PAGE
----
How to define moonless night? There is no moon at all during some night?
How to calculate and know whether the moon would appear during one night?

If the lunar phase is full moon, is it possible that the moon will not appear ?

  • $\begingroup$ Tonight, June 21, I actually saw the moon go down beyond the horizon; before midnight. There is NO moon in the night sky. How often does this happen? $\endgroup$
    – user7516
    Jun 22, 2015 at 7:39
  • $\begingroup$ Hello Mary, and welcome to Astronomy SE! If you want to ask a followup question, it's better just to ask an new question than post as a comment. However, this is a normal part of moon phases. During the new moon phase, the moon will be up almost entirely during the day. The closer the phases are to a full moon, the more time it will be out during the day. This is because the phase and the part of the day the Moon is in the sky are both defined by the relative positioning of the Moon, Earth, and the Sun. $\endgroup$ Jun 22, 2015 at 8:56
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    $\begingroup$ Moon sets before midnight for half the lunar month, 28 point something days. It's well worth the effort to go outside every night for several months and watch what the moon is doing in the sky. It's a very regular process. $\endgroup$ Jun 22, 2015 at 13:46
  • $\begingroup$ Related: Why haven't I seen the Moon? $\endgroup$
    – Mike G
    Oct 16, 2020 at 2:35

1 Answer 1


A moonless night is, as you suspect, a night in which the Moon does not appear visible in the sky. This happens once per month, when the Moon is near the Sun. Due to the proximity of the Moon and the Sun in the sky, at that time the Moon is the smallest sliver possible, and therefore not a full moon.

This is because it is actually the Sun that illuminates the Moon, and when the Sun and the Moon are in the same direction in the sky we are seeing the non-illuminated side of the Moon. Note the direction of the sunlight in this image:

Moon phases

Obviously, the direction of the sunlight is the direction of "up" during the day. If you look at the horizon slightly after sunset or slightly before sunrise, you might actually catch a glimpse of the sliver of Moon before it set or rises slightly after or before the Sun.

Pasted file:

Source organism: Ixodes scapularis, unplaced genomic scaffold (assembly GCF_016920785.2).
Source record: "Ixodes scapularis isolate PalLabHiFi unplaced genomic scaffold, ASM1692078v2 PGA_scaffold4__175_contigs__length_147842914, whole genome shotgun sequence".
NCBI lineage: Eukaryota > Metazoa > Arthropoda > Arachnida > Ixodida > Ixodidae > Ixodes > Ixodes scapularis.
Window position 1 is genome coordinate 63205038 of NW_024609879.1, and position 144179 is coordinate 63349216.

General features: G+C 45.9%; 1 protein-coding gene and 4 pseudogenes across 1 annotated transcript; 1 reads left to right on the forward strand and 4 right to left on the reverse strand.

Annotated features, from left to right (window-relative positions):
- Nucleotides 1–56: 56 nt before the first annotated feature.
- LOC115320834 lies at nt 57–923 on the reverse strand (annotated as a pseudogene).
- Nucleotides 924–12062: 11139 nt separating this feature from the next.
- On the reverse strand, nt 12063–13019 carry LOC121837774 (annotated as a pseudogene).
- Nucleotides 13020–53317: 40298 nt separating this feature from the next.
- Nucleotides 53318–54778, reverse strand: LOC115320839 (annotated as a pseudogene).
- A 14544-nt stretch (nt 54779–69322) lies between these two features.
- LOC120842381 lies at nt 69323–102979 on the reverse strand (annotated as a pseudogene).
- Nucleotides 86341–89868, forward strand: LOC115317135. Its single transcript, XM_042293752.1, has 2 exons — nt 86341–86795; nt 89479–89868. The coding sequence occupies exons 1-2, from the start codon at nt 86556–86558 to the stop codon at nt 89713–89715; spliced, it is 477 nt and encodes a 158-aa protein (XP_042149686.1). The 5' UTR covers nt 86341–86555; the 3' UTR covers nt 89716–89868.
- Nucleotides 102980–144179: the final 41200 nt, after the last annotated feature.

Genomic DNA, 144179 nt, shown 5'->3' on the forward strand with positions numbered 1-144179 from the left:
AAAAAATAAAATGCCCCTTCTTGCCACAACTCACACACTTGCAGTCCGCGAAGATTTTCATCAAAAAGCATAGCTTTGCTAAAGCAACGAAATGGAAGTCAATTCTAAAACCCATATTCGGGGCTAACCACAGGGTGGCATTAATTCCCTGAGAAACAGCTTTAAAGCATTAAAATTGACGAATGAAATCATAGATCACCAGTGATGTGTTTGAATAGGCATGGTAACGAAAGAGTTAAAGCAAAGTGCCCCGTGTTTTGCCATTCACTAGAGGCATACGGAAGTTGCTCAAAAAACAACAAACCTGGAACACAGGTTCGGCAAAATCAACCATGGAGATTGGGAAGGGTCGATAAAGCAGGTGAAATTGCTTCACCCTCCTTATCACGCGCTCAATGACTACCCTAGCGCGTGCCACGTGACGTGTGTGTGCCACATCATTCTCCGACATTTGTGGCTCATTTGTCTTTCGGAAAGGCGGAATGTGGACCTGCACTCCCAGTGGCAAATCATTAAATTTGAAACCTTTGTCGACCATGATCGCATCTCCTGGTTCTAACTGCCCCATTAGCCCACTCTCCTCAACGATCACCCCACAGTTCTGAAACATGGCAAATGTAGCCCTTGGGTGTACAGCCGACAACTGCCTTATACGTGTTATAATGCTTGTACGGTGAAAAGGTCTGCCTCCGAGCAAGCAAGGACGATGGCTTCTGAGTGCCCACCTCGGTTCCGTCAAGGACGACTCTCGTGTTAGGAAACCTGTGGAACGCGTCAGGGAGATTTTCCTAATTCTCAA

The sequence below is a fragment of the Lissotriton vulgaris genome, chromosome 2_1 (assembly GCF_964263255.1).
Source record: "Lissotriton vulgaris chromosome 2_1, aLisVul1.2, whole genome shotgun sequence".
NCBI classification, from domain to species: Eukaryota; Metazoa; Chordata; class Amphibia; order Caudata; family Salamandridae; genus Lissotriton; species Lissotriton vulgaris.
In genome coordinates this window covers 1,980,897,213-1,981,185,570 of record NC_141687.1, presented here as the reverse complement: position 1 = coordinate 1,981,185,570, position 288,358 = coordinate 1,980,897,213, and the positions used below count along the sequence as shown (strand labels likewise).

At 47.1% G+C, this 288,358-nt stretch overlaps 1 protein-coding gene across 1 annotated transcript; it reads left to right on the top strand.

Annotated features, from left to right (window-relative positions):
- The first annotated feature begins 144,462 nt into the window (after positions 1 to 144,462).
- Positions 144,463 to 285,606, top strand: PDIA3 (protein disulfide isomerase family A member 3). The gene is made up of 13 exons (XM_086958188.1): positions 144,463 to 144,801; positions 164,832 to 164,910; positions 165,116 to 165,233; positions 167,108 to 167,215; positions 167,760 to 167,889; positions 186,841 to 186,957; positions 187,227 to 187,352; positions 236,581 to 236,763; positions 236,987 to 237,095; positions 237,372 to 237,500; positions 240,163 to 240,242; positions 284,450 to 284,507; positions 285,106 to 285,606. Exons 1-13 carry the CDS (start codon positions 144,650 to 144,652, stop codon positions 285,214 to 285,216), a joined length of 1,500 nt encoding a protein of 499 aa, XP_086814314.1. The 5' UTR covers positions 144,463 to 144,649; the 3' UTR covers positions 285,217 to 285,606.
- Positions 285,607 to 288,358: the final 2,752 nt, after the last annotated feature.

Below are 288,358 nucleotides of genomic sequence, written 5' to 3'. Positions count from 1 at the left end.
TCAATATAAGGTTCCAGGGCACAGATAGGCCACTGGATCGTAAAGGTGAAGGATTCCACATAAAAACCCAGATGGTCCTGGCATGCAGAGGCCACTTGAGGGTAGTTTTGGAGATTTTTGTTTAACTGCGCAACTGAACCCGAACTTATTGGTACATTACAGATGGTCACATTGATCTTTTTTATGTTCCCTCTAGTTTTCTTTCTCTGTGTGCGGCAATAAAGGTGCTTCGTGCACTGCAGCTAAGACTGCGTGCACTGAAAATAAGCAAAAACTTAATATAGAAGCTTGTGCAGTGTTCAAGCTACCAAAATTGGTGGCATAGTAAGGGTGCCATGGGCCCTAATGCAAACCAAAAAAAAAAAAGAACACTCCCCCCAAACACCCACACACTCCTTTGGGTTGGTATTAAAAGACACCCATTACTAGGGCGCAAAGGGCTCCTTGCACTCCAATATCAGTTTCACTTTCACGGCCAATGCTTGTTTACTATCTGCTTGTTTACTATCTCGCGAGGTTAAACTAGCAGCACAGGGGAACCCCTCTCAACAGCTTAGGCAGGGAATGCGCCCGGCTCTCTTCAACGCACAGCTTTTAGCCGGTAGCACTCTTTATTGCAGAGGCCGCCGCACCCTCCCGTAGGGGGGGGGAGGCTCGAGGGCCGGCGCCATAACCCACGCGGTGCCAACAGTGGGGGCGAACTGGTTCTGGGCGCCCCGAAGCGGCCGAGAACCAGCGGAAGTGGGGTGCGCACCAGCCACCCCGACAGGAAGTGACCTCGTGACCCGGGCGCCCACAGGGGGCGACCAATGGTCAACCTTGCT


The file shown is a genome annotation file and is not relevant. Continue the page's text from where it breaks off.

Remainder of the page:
• $\begingroup$ When you say 'once per month' you don't meant to suggest there is only one moonless night per month, right? $\endgroup$
    – Jeremy
    Nov 24, 2014 at 10:01
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    $\begingroup$ Depending on your horizon and the quality of your instruments, you may have three moonless nights. Check en.wikipedia.org/wiki/Hilal_(crescent_moon) $\endgroup$
    – Envite
    Nov 24, 2014 at 11:39
  • $\begingroup$ @Jeremy: By "once per month" I mean "once per lunar phase cycle the Moon passes close by the Sun". $\endgroup$
    – dotancohen
    Nov 24, 2014 at 11:44
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    $\begingroup$ Because the light from the moon is relative to its position with the Earth and Sun, a full moon will be up almost entirely during the night (rising approximately as the sun sets) while a new moon will be present in the sky during almost the same time as the sun (setting and rising approximately with the sun). $\endgroup$ Nov 24, 2014 at 17:26
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    $\begingroup$ Typically you get 2 days or so on either side of the new moon where you have to look hard to find the moon during twilight. It's entirely missing the rest of those nights. Moon rises and sets about 50 minutes later each night, so that two day figure would keep it within a 100 minute twilight. $\endgroup$ Jun 22, 2015 at 13:43

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